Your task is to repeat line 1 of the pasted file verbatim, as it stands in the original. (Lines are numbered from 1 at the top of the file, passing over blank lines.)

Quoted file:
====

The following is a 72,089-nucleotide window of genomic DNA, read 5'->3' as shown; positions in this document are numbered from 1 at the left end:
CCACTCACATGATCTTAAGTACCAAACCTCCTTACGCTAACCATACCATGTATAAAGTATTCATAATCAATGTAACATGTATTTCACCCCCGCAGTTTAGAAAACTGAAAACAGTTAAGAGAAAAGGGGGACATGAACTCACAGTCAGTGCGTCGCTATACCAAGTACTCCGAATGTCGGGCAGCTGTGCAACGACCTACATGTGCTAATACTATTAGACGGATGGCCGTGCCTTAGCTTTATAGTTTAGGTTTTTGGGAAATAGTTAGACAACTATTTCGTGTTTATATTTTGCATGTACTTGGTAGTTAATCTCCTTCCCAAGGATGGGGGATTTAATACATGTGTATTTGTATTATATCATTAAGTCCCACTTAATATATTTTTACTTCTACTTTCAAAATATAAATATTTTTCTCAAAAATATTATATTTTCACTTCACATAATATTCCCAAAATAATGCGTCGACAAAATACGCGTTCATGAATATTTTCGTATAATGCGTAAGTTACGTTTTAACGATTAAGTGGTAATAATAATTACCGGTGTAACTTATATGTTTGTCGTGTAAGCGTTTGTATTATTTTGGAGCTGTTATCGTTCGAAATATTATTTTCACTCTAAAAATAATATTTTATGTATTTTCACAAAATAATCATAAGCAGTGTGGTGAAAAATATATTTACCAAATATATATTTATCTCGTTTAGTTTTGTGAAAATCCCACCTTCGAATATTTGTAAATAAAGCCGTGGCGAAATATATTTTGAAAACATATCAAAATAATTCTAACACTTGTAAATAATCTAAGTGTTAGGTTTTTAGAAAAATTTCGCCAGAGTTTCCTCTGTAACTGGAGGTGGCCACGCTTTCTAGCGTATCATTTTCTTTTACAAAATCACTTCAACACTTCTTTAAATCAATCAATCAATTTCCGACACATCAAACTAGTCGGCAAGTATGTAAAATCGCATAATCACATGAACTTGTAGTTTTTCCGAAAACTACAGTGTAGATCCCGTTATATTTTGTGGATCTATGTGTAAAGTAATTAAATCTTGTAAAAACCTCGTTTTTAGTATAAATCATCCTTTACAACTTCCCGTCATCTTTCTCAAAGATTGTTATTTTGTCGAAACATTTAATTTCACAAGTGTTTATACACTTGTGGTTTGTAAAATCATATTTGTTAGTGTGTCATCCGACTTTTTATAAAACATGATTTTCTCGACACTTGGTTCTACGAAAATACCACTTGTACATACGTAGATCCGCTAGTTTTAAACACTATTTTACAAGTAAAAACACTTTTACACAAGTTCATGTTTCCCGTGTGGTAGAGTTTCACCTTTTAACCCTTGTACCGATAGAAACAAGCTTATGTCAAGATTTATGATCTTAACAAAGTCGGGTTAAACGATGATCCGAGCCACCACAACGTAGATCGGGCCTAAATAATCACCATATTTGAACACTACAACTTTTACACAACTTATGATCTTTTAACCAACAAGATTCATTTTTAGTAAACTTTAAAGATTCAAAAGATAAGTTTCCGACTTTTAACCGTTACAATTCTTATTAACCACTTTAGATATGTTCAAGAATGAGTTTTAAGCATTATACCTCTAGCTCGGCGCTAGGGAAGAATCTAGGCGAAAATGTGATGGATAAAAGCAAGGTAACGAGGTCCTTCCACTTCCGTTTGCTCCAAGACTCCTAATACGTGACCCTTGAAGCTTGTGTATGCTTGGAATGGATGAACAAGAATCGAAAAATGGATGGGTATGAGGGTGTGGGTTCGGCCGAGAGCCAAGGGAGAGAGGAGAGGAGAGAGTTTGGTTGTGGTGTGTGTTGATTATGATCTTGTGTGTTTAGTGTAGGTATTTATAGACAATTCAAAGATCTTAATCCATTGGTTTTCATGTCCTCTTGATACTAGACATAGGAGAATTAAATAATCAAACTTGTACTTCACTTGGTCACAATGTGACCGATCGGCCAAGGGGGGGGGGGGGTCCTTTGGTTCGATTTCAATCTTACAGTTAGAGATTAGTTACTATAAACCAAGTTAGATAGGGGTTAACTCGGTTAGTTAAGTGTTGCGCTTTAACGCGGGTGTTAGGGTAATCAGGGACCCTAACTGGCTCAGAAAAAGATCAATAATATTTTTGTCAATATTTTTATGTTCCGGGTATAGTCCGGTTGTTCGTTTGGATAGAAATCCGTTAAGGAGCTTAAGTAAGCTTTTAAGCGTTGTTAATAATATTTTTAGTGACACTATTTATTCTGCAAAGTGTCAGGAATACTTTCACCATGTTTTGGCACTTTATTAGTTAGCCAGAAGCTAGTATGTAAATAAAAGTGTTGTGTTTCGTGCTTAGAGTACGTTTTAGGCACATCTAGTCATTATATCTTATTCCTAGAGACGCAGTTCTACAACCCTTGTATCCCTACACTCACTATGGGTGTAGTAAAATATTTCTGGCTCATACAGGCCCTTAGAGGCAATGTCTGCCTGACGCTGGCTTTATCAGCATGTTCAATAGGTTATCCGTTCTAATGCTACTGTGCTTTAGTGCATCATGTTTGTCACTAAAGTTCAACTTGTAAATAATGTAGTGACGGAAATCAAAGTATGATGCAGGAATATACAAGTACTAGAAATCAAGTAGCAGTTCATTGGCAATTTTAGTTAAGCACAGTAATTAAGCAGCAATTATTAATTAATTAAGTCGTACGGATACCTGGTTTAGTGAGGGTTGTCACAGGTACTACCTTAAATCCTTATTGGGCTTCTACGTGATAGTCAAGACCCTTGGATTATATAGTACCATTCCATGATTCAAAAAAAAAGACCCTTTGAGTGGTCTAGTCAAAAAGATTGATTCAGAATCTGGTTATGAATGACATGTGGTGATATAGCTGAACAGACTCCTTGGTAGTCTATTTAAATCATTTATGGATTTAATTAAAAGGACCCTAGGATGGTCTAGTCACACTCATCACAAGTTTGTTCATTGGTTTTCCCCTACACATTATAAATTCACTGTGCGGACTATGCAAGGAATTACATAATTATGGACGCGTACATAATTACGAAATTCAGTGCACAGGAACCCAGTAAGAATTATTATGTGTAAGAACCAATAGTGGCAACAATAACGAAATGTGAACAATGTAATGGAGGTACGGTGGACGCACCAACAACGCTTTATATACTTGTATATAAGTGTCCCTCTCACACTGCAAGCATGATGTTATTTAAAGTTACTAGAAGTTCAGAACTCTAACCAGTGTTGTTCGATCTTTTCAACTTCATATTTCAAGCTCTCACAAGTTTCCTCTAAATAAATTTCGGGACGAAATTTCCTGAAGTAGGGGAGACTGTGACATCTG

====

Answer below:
The following is a 72,089-nucleotide window of genomic DNA, read 5'->3' as shown; positions in this document are numbered from 1 at the left end: